Monday, March 8, 2010

Oscars, How Did I Hate Thee? Let Me Count the Ways...

1. SLOW, DULL, LOW-ENERGY SHOW. Last year's show was filled with verve and innovation, such as having five high-voltage previous winners pay tribute to each of the acting nominees. This year, they copied that only with the lead performers, not the supporting actors. Everything seemed to take forever.
2. WHERE'S THE LOVE FOR THE HONORARY WINNERS? How nice it would have been to have a tribute to the iconic Lauren Bacall and the legendary schlockmeister, Roger Corman? Instead, their awards were given in December, and they merely stood in the audience tonight. What a waste of wattage from genuine stars.
3. GOOD HOSTS GONE BAD. I certainly would not want to follow last year's host, Hugh Jackman. But the producers did no favors to this year's estimable and talented hosts, Alec Baldwin and Steve Martin. They were hardly on the screen, far less than they deserved, given how they sparkled in the few times they appeared. Such a shame. Thank goodness that they knew how to take full advantage of show-stopping show opener Neil Patrick Harris. What a terrific performance.
4. WHERE'S THE LOVE FOR THE NOMINATED SONGS? Miley Cyrus announced that this year's Academy Awards marked the 75th anniversary of the "Best Song" category. So they marked it by playing portions of each nominated song in clips from the films. Nice tribute to movie songs in its diamond anniversary. Co-winner T-Bone Walker didn't even care enough to give an acceptance speech. I can't say I blame him.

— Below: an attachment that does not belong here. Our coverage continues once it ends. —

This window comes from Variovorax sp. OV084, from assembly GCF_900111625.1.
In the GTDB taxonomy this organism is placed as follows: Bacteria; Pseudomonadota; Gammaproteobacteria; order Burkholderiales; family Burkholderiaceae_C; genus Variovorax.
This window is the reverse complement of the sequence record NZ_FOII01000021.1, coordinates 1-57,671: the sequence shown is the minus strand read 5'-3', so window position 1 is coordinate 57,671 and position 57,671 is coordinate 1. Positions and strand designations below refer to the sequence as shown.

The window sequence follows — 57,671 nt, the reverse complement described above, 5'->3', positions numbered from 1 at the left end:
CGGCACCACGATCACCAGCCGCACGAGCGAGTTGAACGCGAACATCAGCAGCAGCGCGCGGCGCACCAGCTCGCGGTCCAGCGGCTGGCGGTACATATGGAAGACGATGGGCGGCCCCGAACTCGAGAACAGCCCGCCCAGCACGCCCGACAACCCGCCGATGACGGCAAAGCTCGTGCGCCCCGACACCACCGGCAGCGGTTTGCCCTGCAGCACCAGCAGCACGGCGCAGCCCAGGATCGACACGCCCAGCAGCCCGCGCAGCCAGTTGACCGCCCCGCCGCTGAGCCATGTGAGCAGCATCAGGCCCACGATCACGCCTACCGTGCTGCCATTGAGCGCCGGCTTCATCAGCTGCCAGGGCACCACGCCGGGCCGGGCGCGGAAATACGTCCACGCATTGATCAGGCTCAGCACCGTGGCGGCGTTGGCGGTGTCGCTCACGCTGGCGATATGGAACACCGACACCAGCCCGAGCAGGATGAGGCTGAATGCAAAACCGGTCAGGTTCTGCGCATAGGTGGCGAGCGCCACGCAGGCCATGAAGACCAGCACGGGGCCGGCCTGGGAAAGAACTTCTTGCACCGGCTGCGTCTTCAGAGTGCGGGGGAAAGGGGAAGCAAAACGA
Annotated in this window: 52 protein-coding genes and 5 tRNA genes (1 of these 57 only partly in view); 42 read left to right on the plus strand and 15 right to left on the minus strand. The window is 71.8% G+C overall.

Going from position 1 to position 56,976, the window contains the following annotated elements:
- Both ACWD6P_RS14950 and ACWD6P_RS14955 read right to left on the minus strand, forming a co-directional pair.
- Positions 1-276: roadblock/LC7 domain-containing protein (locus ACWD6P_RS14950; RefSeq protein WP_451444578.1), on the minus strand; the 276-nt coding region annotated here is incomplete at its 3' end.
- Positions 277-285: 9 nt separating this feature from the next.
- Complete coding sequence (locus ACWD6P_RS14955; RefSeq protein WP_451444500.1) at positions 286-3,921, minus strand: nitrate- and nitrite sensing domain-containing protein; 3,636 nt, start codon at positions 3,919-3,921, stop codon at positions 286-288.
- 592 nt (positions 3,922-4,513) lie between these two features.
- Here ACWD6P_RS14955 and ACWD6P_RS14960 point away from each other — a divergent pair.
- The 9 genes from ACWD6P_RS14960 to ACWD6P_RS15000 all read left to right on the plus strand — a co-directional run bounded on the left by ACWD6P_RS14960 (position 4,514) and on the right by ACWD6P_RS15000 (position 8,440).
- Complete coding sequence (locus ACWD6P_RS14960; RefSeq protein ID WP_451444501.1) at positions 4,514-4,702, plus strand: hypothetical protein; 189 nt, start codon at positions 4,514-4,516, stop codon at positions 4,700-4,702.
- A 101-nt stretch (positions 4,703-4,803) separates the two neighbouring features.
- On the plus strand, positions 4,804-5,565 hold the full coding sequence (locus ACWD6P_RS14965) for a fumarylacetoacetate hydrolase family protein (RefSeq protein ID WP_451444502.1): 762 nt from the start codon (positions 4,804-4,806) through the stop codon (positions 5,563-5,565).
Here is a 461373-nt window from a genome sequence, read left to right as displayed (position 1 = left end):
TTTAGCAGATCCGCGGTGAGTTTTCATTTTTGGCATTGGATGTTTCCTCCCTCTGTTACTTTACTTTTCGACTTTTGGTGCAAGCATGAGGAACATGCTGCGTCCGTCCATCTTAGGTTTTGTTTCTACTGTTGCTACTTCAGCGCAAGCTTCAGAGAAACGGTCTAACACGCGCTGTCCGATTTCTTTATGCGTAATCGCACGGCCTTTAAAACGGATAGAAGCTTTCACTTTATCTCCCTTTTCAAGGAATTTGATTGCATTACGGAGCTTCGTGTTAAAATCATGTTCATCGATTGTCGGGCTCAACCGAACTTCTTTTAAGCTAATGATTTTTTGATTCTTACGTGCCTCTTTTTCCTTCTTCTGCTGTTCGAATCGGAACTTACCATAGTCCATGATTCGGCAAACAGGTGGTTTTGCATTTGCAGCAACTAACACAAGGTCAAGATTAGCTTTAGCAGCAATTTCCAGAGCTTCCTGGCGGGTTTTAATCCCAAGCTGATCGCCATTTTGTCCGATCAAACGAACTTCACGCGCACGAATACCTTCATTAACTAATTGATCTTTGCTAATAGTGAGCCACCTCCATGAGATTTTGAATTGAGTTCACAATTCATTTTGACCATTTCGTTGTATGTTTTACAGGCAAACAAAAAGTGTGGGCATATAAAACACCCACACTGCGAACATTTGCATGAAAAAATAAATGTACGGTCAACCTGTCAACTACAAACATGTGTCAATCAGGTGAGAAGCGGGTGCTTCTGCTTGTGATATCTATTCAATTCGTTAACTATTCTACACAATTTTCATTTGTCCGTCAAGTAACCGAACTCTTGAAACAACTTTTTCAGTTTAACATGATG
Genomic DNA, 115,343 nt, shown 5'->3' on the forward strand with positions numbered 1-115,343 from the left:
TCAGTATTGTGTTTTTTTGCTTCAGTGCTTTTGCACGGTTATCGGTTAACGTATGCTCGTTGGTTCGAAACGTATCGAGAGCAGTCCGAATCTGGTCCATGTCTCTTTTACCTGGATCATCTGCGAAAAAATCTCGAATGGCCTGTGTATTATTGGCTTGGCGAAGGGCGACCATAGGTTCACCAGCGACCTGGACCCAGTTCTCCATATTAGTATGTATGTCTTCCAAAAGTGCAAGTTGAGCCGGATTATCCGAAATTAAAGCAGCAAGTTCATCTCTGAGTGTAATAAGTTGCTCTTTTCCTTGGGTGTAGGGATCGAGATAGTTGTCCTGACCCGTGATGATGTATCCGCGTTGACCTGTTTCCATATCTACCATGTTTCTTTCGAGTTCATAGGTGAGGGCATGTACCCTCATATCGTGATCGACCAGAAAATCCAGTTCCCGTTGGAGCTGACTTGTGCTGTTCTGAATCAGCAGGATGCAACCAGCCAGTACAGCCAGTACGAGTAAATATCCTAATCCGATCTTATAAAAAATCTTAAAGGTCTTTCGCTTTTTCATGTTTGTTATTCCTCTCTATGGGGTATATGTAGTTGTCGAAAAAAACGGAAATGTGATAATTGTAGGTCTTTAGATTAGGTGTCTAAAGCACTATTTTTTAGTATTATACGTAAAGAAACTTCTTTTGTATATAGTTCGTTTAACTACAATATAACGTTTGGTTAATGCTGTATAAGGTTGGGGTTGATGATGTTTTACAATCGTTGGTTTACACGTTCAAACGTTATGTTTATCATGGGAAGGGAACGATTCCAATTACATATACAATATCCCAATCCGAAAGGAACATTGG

5. HARDLY A TRIBUTE TO THE TECHNICAL CAPABILITIES OF TELEVISION. The sound dipped noticeably at key moments of the show. Lights wiped out some of the clothing of the stars. There was noise in the background. Obviously television professionals don't care about the movies' biggest night... at least not tonight.

Congrats to the deserving movie makers who walked away with awards. For the rest of us who had to slog through the winners' biggest nights of their career, well, there's always next year.